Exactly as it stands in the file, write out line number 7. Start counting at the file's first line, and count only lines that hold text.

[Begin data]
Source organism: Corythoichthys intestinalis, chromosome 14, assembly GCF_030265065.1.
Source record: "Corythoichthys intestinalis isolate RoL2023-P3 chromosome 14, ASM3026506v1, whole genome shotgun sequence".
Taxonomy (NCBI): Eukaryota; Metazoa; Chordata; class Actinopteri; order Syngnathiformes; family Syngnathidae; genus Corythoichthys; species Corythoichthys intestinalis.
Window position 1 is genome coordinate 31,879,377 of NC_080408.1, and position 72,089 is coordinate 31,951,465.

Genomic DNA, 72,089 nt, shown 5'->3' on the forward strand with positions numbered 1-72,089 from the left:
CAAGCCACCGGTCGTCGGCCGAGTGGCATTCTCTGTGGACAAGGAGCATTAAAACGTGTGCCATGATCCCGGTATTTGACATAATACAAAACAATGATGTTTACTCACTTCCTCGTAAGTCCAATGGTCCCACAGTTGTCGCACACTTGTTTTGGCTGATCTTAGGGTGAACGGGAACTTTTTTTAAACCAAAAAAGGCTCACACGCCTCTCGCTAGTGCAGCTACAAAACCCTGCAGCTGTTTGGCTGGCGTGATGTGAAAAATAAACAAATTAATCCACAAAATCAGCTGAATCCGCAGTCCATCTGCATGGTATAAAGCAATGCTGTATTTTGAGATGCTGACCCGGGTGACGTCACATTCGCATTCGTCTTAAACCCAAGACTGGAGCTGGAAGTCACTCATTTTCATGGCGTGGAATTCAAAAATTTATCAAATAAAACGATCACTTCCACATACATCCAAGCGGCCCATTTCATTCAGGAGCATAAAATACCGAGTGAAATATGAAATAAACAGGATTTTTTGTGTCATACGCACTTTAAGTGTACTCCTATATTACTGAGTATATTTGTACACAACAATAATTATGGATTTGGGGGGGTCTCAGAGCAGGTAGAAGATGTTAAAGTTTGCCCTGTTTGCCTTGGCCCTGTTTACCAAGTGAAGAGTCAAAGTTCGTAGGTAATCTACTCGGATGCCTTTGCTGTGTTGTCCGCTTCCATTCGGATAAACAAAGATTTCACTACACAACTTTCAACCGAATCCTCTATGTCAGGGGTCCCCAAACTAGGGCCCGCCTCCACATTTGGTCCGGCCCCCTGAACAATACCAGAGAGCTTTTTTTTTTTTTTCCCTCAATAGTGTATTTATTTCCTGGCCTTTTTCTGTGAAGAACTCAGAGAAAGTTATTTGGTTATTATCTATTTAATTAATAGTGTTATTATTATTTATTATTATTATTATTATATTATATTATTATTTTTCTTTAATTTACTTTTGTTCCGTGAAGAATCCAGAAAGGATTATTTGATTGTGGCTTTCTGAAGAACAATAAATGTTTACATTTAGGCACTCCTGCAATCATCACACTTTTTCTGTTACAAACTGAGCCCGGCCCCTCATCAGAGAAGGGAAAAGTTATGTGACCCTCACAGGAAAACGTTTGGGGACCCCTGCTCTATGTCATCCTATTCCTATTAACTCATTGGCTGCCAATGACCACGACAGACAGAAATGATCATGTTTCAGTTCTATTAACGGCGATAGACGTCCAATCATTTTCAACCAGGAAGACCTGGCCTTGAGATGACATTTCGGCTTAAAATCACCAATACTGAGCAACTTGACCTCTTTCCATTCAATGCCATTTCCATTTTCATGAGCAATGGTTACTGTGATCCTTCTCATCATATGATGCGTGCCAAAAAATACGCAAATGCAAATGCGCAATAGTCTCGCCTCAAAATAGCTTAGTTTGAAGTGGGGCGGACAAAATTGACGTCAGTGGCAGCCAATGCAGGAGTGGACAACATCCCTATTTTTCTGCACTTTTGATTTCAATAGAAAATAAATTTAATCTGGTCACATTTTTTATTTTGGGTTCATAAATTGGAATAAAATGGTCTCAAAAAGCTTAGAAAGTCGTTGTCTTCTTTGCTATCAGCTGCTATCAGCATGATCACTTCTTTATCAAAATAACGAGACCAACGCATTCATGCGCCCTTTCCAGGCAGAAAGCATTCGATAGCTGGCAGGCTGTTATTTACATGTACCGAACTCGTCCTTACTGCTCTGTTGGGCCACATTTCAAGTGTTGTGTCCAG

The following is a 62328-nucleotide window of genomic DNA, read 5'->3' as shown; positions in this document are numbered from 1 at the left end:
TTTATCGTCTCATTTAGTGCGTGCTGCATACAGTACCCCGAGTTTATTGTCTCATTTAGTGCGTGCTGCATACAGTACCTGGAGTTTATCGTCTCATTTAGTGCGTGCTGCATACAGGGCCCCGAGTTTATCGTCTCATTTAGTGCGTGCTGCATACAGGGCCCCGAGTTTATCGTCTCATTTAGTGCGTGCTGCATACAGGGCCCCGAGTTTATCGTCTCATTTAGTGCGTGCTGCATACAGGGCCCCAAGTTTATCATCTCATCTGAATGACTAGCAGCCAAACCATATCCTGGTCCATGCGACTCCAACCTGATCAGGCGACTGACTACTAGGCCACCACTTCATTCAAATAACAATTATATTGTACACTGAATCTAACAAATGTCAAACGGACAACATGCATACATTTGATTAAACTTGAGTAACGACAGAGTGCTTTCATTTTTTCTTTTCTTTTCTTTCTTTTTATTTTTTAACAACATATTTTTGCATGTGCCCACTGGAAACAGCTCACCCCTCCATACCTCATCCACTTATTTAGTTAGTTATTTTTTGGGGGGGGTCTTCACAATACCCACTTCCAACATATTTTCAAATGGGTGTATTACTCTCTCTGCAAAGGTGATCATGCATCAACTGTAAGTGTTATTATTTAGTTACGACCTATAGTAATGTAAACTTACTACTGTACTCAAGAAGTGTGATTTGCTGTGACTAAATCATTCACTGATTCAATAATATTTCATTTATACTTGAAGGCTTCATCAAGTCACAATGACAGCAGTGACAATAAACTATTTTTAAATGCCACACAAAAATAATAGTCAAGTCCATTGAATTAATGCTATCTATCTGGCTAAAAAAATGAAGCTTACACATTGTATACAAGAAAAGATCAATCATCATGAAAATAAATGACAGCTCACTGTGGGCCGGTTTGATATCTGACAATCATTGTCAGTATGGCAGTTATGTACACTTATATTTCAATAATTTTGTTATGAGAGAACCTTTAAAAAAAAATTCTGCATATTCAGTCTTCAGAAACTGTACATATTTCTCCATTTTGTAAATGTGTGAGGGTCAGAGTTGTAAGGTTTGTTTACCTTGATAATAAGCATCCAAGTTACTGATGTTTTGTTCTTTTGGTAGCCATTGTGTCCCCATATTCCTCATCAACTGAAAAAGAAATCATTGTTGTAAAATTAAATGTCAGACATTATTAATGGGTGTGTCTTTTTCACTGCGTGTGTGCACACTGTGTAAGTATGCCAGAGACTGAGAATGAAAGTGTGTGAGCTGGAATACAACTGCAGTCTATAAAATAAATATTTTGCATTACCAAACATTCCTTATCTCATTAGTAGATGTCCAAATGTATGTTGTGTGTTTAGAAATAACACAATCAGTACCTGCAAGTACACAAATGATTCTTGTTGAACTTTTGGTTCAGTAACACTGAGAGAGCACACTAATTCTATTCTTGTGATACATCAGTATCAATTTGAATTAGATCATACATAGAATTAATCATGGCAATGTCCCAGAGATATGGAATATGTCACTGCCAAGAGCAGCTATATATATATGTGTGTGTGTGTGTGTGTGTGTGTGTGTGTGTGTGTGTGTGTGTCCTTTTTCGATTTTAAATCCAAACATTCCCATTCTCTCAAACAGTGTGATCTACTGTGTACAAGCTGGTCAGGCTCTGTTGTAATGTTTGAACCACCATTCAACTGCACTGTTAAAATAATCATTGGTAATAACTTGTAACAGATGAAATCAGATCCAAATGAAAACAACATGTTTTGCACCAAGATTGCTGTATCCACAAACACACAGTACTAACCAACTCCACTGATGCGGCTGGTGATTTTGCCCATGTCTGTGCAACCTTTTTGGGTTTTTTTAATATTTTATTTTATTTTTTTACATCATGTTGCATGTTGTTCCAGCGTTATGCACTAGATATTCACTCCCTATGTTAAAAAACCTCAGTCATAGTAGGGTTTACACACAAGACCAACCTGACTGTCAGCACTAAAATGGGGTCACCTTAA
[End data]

The following is a 62328-nucleotide window of genomic DNA, read 5'->3' as shown; positions in this document are numbered from 1 at the left end: